The Power of Culture and Language Both the culture we live in and the first language we learn to speak are powerful forces in shaping our behavior and worldview. From them we determine how to act in the world and how to make sense of it. Usually, we are unaware of the power of language until we experience firsthand a different culture or learn to speak a different language.
The Power of Culture and Language These activities help us to gain a perspective of our own culture and to see some of its unspoken but powerful rules. They also make us aware that, when two cultures meet, one culture can misunderstand or misinterpret the other. What kind of rules do we follow every day without thinking about them? Do these rules help us to live in society or do they cause problems? What problems can happen when two cultures have different ideas about what kind of behavior is acceptable? What can happen when mistranslations of words and concepts occur? How has your culture shaped your behavior?
Building Vocabulary Connotations – implications, suggestions, or emotional associations of words from the point of view of the speaker. These associations can be favorable or unfavorable. Denotations – are the established, or dictionary, meanings of words. They do not imply or suggest favorable or unfavorable meanings.
Number of Examples The way you develop your topic depends on what the topic is and on what you want to say. Some topics require numerous examples, whereas other can be effectively developed with three or four extended examples (illustrations). Other topics require numerous examples for adequate development. A generalization based on an insufficient number of examples is a type of poor reasoning called a hasty generalization.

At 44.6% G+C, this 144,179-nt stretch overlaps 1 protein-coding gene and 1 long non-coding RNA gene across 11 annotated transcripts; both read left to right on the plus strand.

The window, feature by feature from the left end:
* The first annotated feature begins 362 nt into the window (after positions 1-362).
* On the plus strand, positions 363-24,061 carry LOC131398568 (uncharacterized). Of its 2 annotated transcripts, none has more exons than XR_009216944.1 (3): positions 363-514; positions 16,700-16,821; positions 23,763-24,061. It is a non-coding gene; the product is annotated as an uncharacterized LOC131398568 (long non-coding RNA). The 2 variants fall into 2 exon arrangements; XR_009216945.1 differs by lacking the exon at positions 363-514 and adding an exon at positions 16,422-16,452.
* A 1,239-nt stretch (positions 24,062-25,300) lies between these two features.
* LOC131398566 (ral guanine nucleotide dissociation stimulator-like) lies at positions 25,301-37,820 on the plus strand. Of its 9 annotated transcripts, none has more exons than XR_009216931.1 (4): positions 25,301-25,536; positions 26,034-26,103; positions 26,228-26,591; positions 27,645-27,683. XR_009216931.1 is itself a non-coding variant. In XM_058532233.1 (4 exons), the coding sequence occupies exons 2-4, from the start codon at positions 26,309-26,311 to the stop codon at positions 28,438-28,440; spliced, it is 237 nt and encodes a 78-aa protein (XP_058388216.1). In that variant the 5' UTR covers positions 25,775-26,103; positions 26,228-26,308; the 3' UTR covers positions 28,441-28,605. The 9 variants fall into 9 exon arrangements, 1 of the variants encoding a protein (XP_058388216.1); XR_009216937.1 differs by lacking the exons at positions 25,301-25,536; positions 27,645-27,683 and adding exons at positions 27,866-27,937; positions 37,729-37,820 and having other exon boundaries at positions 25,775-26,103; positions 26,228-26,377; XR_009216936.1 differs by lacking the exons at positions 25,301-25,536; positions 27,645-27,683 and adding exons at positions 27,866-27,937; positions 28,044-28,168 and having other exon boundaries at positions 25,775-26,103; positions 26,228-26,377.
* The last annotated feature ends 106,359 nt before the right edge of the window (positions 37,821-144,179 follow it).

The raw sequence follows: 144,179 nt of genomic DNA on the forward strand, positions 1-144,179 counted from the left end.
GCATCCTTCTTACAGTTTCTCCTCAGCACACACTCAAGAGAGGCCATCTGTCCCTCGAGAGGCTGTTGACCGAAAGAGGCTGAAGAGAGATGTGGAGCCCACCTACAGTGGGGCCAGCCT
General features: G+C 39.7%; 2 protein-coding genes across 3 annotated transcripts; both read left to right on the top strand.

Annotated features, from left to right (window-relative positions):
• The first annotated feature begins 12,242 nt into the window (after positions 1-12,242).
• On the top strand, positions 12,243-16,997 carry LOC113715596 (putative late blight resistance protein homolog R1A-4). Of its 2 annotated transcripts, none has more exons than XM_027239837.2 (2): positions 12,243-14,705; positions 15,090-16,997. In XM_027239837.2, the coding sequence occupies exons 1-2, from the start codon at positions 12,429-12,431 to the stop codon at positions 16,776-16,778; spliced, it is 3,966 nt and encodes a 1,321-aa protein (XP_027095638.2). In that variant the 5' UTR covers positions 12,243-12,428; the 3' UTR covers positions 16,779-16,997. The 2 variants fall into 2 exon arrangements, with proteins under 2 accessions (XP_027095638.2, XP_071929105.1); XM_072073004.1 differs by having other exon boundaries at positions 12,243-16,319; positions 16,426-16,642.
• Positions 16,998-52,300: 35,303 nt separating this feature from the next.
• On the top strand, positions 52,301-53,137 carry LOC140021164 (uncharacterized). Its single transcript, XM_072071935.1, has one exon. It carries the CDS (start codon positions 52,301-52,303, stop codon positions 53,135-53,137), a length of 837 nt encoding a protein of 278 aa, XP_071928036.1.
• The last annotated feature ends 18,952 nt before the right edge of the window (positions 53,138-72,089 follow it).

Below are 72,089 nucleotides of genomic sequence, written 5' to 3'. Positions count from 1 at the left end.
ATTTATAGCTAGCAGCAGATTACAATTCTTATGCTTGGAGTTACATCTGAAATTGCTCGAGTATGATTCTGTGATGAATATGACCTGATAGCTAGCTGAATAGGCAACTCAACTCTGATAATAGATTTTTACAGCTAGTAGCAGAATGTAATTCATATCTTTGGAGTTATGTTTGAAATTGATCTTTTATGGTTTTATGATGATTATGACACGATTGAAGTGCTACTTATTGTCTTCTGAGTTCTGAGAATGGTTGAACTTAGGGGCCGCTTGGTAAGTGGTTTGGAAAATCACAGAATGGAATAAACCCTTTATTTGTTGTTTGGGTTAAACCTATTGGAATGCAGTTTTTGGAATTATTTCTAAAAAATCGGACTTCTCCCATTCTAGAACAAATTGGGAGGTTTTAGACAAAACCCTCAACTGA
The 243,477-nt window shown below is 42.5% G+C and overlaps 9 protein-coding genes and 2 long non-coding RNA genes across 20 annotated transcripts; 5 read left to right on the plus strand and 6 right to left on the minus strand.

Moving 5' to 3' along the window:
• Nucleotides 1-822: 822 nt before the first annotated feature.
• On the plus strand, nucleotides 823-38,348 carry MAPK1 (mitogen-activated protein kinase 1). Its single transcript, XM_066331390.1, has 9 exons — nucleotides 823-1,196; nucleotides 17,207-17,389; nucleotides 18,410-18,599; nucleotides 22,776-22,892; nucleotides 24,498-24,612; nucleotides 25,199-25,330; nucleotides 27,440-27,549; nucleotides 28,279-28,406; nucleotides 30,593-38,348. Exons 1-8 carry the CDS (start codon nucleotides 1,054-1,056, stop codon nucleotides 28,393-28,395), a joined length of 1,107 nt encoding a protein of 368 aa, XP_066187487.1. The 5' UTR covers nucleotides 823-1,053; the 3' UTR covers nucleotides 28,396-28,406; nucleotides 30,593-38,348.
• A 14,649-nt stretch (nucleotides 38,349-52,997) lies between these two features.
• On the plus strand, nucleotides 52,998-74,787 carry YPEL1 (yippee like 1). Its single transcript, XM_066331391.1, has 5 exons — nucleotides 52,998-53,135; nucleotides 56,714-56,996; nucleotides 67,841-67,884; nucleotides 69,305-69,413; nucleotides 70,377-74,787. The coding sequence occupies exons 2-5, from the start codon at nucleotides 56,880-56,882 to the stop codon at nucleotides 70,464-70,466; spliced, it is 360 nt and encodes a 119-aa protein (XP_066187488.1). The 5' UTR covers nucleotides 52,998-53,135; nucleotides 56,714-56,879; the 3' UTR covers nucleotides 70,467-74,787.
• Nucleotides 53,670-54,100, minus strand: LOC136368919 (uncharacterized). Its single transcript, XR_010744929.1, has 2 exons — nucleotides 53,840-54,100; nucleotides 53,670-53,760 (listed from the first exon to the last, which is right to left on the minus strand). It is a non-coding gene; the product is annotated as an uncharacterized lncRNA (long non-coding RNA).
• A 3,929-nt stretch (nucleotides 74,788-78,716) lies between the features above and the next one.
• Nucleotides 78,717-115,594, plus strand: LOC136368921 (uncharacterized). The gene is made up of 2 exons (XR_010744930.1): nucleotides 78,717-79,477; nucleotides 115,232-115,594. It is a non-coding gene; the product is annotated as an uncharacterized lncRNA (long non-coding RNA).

Choosing Fair Examples Because an example is a “representative member” of a class or category, the examples you use to develop the thesis statement should be representative examples, examples that fairly support the thesis. If all your examples were items of only one type, the examples would be unfairly chosen. You would need to either change your thesis to focus on your topic or chose examples that support the thesis as written.
Making Examples Complete In order to effectively support your thesis, you must make sure that the information that you give about each example is complete. This means you must also give some facts that relate to and support the controlling idea.
Organization of Examples The examples and details in an expository paragraph can be organized according to time, familiarity, and importance. In an example essay, the principle of organization is essentially the same.
Transitions Between Paragraphs Developmental paragraphs in the example essay must be connected so that they flow smoothly. This helps the reader understand clearly the progression of thought. An essay is incoherent if the paragraphs can be switched without significant change. There are two ways to connect paragraphs in an essay: with transitional expressions with the repetition of key words and phrases
Transitional Words and Phrasesfor ExamplesParagraph ExamplesFirst Developmental Paragraph For example One example One area of First, consider To begin ,considerMiddle Developmental Paragraphs Another example of An additional example Second, consider Still another example ofLast Developmental Paragraph Finally The most important example of The most significant example of
Additional ResourcesHow to Write an Example Essay http://www.wju.edu/arc/handouts/examp_illustr.pdfThe Example Essay http://www.slideshare.net/mmerrin2/the-example- essay-lectureExemplification Essay http://www.apsu.edu/sites/apsu.edu/files/academic- support-center/Exemplification_Essay.pdf